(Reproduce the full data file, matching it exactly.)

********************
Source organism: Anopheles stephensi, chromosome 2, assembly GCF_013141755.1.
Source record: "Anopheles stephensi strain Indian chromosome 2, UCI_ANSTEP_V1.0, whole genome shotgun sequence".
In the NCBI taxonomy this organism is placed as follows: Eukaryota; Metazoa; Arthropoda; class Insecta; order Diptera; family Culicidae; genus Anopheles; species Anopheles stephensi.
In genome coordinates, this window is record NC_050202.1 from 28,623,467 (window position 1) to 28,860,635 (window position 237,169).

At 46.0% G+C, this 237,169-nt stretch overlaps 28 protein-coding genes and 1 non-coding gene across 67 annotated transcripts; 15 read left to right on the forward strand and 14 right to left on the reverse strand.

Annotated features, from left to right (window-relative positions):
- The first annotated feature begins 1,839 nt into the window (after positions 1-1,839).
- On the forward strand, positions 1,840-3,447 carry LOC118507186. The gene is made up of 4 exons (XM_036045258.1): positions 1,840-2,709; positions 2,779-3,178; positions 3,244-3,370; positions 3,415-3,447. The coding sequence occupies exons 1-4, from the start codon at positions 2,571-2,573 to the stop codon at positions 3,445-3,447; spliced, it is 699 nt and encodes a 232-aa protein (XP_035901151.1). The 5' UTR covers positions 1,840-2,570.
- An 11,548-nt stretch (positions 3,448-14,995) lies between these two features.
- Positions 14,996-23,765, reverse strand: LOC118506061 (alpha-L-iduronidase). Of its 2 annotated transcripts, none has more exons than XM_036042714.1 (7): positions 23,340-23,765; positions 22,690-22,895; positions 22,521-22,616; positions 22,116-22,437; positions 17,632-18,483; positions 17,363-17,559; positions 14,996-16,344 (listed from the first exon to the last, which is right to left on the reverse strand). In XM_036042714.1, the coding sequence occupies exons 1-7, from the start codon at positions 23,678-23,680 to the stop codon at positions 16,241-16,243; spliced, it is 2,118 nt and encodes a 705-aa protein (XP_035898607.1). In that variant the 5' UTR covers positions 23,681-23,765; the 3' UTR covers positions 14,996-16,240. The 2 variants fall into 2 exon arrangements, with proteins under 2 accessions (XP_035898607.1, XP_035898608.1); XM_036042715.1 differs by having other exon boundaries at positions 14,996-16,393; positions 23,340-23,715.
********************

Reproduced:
Source organism: Anopheles stephensi, chromosome 2, assembly GCF_013141755.1.
Source record: "Anopheles stephensi strain Indian chromosome 2, UCI_ANSTEP_V1.0, whole genome shotgun sequence".
In the NCBI taxonomy this organism is placed as follows: Eukaryota; Metazoa; Arthropoda; class Insecta; order Diptera; family Culicidae; genus Anopheles; species Anopheles stephensi.
In genome coordinates, this window is record NC_050202.1 from 28,623,467 (window position 1) to 28,860,635 (window position 237,169).

At 46.0% G+C, this 237,169-nt stretch overlaps 28 protein-coding genes and 1 non-coding gene across 67 annotated transcripts; 15 read left to right on the forward strand and 14 right to left on the reverse strand.

Annotated features, from left to right (window-relative positions):
- The first annotated feature begins 1,839 nt into the window (after positions 1-1,839).
- On the forward strand, positions 1,840-3,447 carry LOC118507186. The gene is made up of 4 exons (XM_036045258.1): positions 1,840-2,709; positions 2,779-3,178; positions 3,244-3,370; positions 3,415-3,447. The coding sequence occupies exons 1-4, from the start codon at positions 2,571-2,573 to the stop codon at positions 3,445-3,447; spliced, it is 699 nt and encodes a 232-aa protein (XP_035901151.1). The 5' UTR covers positions 1,840-2,570.
- An 11,548-nt stretch (positions 3,448-14,995) lies between these two features.
- Positions 14,996-23,765, reverse strand: LOC118506061 (alpha-L-iduronidase). Of its 2 annotated transcripts, none has more exons than XM_036042714.1 (7): positions 23,340-23,765; positions 22,690-22,895; positions 22,521-22,616; positions 22,116-22,437; positions 17,632-18,483; positions 17,363-17,559; positions 14,996-16,344 (listed from the first exon to the last, which is right to left on the reverse strand). In XM_036042714.1, the coding sequence occupies exons 1-7, from the start codon at positions 23,678-23,680 to the stop codon at positions 16,241-16,243; spliced, it is 2,118 nt and encodes a 705-aa protein (XP_035898607.1). In that variant the 5' UTR covers positions 23,681-23,765; the 3' UTR covers positions 14,996-16,240. The 2 variants fall into 2 exon arrangements, with proteins under 2 accessions (XP_035898607.1, XP_035898608.1); XM_036042715.1 differs by having other exon boundaries at positions 14,996-16,393; positions 23,340-23,715.